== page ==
This is a story about the Seattle Parks Department and the August vote that will decide how we pay for its ongoing operation—an issue that has bitterly divided the taxpayers who could foot the bill. But let’s start with a jaguar named Gordo.
In the late ’90s, Woodland Park Zoo was floundering. Owned at the time by the city and part of its 6,200-acre parks system that included everything from the Seattle Aquarium to the Washington Park Arboretum, the zoo struggled to support itself on ticket sales, memberships, and philanthropic contributions. Instead it relied heavily on municipal funds to keep the lions, tigers, and bears fed. And then there was the $32 million renovation proposed in 1999 that would, among other things, provide a new habitat for Gordo, the zoo’s five-year-old male jaguar. In other words money was scarce, which is why parks advocates like Gerry Johnson (then chair of the zoo society’s board of directors), Tom Byers (deputy mayor under Paul Schell), and freshly minted city council member Nick Licata decided to secure Woodland Park’s future by unearthing a relic from Washington state’s past.
In 1909 the state legislature passed a law allowing a city to create a municipal body tasked with the “management, control, improvement, maintenance, and acquisition of parks, parkways, and boulevards.” The so-called metropolitan park district could independently raise property taxes to fund those improvements and maintenance needs in perpetuity, which, as the thinking in 1999 went, would finally bring the zoo out from under the cloud of constant financial insecurity.
The only hitch was that, as the old law was written, a newly formed park district had to be governed by a separately elected board of commissioners. Worried that the extra layer of bureaucracy would scare off voters, Johnson and his allies enlisted Democratic senator Jeanne Kohl-Welles for help in striking that requirement and giving a municipality’s city council the option to serve in an “ex officio” capacity as the park district board. They anticipated minimal resistance—”Every-one loves a zoo,” Johnson says now—but what they got was war. “It really caught me by surprise,” Kohl-Welles says. “It was pretty wild.”
The bill flew through the House 84-13 in early 1999, but then the rancor began. After a 24-24 vote in the Senate killed the legislation, Kohl-Welles was “outraged.” Describing the scene as a “strange sight,” The Seattle Times reported: “There were nine Democrats voting against their own party’s bill, and six Republicans voting for it.” Tensions rose the following session, when Kohl-Welles reintroduced the bill and watched a coalition—led by a fellow Seattle Democrat, senator Mike Heavey—spike it once again. Heavey, who hugged his fellow opponents of the legislation, said legislators from outside the city were tired of “Seattle--generated BS.”.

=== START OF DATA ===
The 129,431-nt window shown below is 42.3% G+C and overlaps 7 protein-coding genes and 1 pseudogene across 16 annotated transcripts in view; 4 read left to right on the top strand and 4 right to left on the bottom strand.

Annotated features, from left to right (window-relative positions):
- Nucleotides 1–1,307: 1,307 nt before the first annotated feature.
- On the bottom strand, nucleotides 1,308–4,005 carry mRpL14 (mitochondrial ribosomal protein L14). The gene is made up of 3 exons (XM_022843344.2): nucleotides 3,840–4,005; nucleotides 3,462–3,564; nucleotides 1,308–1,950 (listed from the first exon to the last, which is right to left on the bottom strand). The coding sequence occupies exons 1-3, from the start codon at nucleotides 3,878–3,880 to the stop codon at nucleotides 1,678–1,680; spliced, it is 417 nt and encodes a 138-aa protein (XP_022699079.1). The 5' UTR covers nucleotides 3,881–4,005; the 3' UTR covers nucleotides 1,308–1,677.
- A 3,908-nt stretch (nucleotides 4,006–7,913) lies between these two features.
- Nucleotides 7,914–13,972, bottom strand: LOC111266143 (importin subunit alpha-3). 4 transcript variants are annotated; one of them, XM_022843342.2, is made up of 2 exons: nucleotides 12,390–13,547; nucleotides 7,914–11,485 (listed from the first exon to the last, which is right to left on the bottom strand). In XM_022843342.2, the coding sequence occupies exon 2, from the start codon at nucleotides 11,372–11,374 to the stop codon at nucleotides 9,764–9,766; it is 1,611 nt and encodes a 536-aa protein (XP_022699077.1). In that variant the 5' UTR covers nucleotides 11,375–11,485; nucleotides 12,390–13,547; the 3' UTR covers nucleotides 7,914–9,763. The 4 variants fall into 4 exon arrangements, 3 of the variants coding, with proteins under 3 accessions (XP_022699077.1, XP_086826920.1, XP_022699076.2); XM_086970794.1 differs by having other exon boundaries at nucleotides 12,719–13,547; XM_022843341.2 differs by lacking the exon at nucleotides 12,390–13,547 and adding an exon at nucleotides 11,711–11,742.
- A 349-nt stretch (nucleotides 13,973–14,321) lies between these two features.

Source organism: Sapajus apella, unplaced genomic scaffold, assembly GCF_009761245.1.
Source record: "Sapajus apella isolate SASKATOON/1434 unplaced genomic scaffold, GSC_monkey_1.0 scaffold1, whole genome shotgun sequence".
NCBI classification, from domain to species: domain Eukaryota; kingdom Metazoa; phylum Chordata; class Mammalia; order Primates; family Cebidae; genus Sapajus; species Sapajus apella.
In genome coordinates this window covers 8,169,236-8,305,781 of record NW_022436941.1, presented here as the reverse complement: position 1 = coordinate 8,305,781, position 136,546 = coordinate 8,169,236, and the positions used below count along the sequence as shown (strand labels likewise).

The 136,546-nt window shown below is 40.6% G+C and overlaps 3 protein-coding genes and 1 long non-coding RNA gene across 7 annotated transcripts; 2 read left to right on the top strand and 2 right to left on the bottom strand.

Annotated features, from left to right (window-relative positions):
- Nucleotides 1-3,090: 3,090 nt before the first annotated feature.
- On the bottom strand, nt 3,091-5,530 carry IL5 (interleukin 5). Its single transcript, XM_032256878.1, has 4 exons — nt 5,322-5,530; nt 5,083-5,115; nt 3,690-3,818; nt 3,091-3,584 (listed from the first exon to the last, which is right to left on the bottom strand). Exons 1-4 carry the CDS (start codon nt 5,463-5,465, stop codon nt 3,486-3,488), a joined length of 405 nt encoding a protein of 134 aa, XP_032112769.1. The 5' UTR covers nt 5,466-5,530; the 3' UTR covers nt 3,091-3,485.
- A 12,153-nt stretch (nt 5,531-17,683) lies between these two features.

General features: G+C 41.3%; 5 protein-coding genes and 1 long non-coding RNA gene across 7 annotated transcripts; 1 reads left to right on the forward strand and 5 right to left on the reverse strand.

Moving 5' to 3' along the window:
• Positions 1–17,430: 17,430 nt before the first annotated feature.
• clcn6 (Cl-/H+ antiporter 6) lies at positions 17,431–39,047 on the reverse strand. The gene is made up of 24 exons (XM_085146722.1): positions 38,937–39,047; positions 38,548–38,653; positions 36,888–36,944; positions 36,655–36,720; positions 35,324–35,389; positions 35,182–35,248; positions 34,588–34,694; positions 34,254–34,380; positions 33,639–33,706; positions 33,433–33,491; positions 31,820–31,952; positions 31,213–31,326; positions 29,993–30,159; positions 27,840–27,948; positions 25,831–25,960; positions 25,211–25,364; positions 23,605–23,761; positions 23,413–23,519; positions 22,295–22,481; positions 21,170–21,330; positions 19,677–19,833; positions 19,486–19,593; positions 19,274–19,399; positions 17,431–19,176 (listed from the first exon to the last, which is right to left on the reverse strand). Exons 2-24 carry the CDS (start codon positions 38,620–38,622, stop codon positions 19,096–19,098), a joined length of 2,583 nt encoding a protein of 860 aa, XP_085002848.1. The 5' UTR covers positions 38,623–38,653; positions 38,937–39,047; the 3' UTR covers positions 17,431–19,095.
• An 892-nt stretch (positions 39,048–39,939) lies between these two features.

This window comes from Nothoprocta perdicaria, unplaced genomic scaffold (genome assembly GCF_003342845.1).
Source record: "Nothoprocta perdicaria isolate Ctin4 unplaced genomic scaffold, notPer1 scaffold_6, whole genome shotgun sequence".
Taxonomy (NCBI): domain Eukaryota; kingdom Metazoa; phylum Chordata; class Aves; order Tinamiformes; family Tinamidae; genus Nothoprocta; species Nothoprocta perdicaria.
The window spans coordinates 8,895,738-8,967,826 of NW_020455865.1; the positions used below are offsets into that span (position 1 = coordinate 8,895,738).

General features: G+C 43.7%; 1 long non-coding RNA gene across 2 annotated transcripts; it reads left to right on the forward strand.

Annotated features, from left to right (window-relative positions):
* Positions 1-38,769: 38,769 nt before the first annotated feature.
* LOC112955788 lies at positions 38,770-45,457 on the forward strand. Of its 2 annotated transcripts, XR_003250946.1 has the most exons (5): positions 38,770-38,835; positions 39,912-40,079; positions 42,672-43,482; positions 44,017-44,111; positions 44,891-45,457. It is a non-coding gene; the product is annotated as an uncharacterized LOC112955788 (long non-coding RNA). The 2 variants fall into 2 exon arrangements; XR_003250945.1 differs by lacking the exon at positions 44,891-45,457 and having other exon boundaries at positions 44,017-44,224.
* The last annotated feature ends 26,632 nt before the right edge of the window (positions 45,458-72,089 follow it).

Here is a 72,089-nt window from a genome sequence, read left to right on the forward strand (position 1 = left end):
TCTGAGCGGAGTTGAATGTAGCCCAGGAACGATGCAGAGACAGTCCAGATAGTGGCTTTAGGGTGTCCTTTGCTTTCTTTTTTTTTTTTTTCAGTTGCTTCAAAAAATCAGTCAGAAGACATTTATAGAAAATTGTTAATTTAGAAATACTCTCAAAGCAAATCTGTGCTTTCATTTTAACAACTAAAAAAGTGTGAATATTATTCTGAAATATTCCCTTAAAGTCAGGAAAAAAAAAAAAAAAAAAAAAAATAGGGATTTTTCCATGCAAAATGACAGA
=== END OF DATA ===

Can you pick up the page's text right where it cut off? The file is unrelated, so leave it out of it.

Of course, as Tom Byers says, “In politics good ideas have a way of not dying.” Two years later, during the 2002 legislative session, a slightly revised version of the bill passed without so much as an angry word tossed across the aisle.
But here’s where things get weird: The 1999 bill made the ex officio option available only to cities with a population of 500,000 or more—in other words, just Seattle. The 2002 version opened it up to any city of 5,000 or more—and passed without a problem. And yet that very clause is now at the center of local opposition to park districts. On August 5, Seattle will vote on Proposition 1, on whether to establish a park district in Seattle that can raise property taxes as much as 75¢ per $1,000 of assessed value—$330 per year on a $440,000 home. Supporters say it will help raise money to deal with more than $250 million in deferred maintenance. Opponents sum up their argument against the proposition in boldface type in the voter pamphlet: “The [Metropolitan Park District] would not be accountable to the people of Seattle.”
The ultimate irony in the city’s 15-year drama over voting on a permanent source of funding for its parks is that the driving force—the zoo—is now just a bit player. Though still publicly funded, Woodland Park is privately managed, and it’s been well taken care of, thanks to parks levies passed in 2000 and 2008. And Gordo? He passed away in 2007 but spent the last four of years of his life prowling his new $4.3 million home.
This article appeared in the August 2014 issue of Seattle Met magazine.